At present, the United States contributes around $2.5 billion, nearly 29 percent of the total $7.87 billion peacekeeping budget. The other top five contributing countries are China (10.29 percent), Japan (9.68 percent), Germany (6.39 percent), and France (6.31 percent).

The UN regular budget for 2016-2017 is $5.4 billion, of which the United States pays 22 percent, around $1.2 billion.

Voluntary contributions cover the humanitarian, development, and human rights work of the United Nations. This includes the Office of the High Commissioner for Human Rights and the High Commissioner for Refugees. These are vital functions for the preservation of peace and security and yet a draft executive order leaked in January 2017 hinted at a 40 percent cut in US voluntary contributions.

The “America First” budget proposal is vague in exact reductions to the UN. However, in what Colum Lynch at Foreign Policy describes as an unprecedented retreat from international operations, State Department officials have reportedly been instructed to slash up to 60 percent of all assessed and voluntary contributions, including a $1 billion reduction in peacekeeping contributions.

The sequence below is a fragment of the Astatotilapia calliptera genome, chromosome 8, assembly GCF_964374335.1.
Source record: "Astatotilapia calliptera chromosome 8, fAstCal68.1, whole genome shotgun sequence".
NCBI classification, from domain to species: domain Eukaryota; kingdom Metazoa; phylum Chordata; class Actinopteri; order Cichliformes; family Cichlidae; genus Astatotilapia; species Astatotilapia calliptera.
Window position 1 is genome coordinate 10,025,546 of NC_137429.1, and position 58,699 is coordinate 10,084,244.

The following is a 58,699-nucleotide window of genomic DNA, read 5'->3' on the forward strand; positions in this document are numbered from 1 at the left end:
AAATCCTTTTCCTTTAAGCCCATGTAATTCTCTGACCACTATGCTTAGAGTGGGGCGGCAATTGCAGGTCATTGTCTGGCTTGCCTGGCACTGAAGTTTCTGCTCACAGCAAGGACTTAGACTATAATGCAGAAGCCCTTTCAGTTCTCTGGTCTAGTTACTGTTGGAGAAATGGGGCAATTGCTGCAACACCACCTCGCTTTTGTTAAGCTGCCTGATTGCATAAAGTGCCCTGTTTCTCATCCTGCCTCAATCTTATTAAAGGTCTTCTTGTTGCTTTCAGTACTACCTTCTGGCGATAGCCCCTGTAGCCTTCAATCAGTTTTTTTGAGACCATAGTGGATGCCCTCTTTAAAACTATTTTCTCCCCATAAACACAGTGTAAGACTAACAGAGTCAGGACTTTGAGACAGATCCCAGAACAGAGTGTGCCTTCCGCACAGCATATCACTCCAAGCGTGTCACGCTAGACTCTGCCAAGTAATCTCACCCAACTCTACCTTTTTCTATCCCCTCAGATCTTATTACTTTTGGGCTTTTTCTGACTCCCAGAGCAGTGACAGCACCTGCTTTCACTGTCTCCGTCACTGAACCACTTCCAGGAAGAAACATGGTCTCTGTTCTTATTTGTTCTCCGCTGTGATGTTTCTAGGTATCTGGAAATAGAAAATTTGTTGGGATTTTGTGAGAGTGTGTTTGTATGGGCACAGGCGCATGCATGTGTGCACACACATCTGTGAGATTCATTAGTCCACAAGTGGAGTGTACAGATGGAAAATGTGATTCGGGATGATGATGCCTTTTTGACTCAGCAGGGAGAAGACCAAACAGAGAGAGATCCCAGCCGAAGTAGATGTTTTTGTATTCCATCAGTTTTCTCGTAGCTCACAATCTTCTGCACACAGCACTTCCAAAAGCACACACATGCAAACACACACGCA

Meanwhile, in a clear signal of priorities, the Trump administration has called for a $52 billion increase in defense spending, the United States already spending nearly as much on defense as the next 14 countries combined.

Explain that

The Trump administration is attempting to legitimize its unprecedented retreat from the UN with claims that its present contributions are disproportionate, a hollow argument. As Rosa Freedman, professor of law and conflict at Redding University, argues, “given that the US makes up more than 24 percent of the world’s total GDP, it’s actually contributing less than it should.”